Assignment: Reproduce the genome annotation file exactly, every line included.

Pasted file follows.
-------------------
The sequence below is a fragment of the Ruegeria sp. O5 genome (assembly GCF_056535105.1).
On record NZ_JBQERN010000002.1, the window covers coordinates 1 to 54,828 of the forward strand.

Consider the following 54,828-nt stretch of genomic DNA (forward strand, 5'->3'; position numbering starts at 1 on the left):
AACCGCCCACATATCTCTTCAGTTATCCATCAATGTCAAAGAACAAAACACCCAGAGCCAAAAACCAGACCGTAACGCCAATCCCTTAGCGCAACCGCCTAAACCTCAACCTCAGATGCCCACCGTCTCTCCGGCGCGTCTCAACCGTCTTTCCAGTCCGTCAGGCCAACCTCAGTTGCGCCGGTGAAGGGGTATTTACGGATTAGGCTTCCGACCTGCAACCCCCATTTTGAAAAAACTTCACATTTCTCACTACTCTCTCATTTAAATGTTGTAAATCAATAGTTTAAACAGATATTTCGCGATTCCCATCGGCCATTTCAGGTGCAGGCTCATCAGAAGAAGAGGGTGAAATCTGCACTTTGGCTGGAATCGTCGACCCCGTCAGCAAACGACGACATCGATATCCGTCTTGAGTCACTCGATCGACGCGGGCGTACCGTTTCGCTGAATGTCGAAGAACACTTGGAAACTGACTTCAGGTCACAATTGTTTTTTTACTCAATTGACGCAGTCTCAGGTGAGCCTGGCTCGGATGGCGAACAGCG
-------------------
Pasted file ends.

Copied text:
The sequence below is a fragment of the Ruegeria sp. O5 genome (assembly GCF_056535105.1).
On record NZ_JBQERN010000002.1, the window covers coordinates 1 to 54,828 of the forward strand.

Consider the following 54,828-nt stretch of genomic DNA (forward strand, 5'->3'; position numbering starts at 1 on the left):
AACCGCCCACATATCTCTTCAGTTATCCATCAATGTCAAAGAACAAAACACCCAGAGCCAAAAACCAGACCGTAACGCCAATCCCTTAGCGCAACCGCCTAAACCTCAACCTCAGATGCCCACCGTCTCTCCGGCGCGTCTCAACCGTCTTTCCAGTCCGTCAGGCCAACCTCAGTTGCGCCGGTGAAGGGGTATTTACGGATTAGGCTTCCGACCTGCAACCCCCATTTTGAAAAAACTTCACATTTCTCACTACTCTCTCATTTAAATGTTGTAAATCAATAGTTTAAACAGATATTTCGCGATTCCCATCGGCCATTTCAGGTGCAGGCTCATCAGAAGAAGAGGGTGAAATCTGCACTTTGGCTGGAATCGTCGACCCCGTCAGCAAACGACGACATCGATATCCGTCTTGAGTCACTCGATCGACGCGGGCGTACCGTTTCGCTGAATGTCGAAGAACACTTGGAAACTGACTTCAGGTCACAATTGTTTTTTTACTCAATTGACGCAGTCTCAGGTGAGCCTGGCTCGGATGGCGAACAGCG